This shift has had a profound effect at Unilever,according Altschuler: “Five years ago, we could work with one agency, create a great television spot, ship it out to 180 countries, get it on air the next day and know with reasonable confidence what that would do for the brand. Today you’re in fast forward with mobile, social and search. We need 20 different agencies to create probably 20 or 30 different versions of that concept.

"There are questions around approval, consistency, whether we use our core agencies or a different set. We have crisis management about handling Facebook pages. It completely changes the dynamics of our organisation. The push back from us – and we want to get the industry galvanised around this – is to find a way to make things simpler. It’s great that we have all these choices but ultimately it’s paralysing us as an organisation and as an industry. If we can’t figure out seamless ways to get our communication out in a way that’s cost-effective I think this could actually end up slowing down the progress we’ve been making and put us behind consumer demand.”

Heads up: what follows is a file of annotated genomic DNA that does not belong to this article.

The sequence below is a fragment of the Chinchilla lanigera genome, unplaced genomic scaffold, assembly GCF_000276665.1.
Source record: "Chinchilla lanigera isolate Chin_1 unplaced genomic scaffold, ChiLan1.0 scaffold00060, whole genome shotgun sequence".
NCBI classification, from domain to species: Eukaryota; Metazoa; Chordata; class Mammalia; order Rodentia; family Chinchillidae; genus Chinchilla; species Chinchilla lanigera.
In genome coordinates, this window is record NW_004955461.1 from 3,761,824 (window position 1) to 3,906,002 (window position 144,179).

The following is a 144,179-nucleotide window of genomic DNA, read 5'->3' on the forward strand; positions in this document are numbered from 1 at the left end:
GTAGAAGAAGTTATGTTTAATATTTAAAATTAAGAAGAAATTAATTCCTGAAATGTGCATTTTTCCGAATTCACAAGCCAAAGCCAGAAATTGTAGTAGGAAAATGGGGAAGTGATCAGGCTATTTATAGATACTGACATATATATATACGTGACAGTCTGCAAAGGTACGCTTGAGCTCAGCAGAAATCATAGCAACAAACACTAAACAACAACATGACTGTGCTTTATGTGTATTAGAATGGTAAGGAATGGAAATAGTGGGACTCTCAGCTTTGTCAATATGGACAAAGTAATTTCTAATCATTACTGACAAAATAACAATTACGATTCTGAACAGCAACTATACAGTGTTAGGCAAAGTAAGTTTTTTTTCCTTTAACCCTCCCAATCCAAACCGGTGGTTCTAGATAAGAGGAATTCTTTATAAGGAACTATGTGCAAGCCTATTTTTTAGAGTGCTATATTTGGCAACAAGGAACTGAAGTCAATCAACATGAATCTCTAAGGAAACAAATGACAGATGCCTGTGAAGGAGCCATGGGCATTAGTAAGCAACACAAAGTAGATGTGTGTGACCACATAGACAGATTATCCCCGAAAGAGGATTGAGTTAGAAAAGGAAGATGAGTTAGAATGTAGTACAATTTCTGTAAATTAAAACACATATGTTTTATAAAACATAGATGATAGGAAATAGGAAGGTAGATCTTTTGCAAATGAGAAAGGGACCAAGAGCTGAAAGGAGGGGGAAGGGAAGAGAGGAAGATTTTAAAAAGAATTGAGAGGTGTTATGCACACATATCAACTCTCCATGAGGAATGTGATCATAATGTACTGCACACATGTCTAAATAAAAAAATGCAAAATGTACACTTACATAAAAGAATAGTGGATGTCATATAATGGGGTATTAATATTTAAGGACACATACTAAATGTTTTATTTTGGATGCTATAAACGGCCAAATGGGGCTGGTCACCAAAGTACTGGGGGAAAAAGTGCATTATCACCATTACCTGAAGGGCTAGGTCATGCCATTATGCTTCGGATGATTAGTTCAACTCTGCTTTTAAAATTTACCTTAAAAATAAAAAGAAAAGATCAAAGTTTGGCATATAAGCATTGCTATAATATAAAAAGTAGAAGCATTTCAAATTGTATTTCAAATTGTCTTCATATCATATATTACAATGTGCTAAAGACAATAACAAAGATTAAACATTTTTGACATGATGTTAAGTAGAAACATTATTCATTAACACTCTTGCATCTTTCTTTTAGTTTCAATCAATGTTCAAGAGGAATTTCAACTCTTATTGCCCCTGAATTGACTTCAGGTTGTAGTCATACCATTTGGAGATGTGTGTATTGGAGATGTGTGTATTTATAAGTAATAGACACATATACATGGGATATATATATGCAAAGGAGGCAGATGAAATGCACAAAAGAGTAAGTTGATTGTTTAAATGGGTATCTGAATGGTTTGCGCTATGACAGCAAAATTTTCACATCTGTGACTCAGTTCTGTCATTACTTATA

It might seem at odds with real-time’s immediacy, but all the panellists agree that planning is key to success. “It’s not sexy but having clear guidelines our agencies the freedom to move very quickly,” says Altschuler. “It takes a lot of the guesswork out of it.”

Dubinsky advocates a “less is more approach” and Bennison distils it into one, crucial sentence, that all brands should ask themselves: “What’s the point of doing this?”

Unless you can answer that, step away from the keyboard. You’re just not ready.

The fast ads challenge

In keeping with The Drum Live theme of ‘things you can achieve in a day’, after their panel discussion Bennison and Altschuler challenged the audience to participate in two live creative briefs for Barclays and Unilever brand Persil that day.

You can see how the teams from Gasp, Somo and Seven responded to the Unilever brief in our video above.

This feature is published in The Drum Live issue out today (23 July), available for subscribers to download.

Barclays Unilever The Drum Live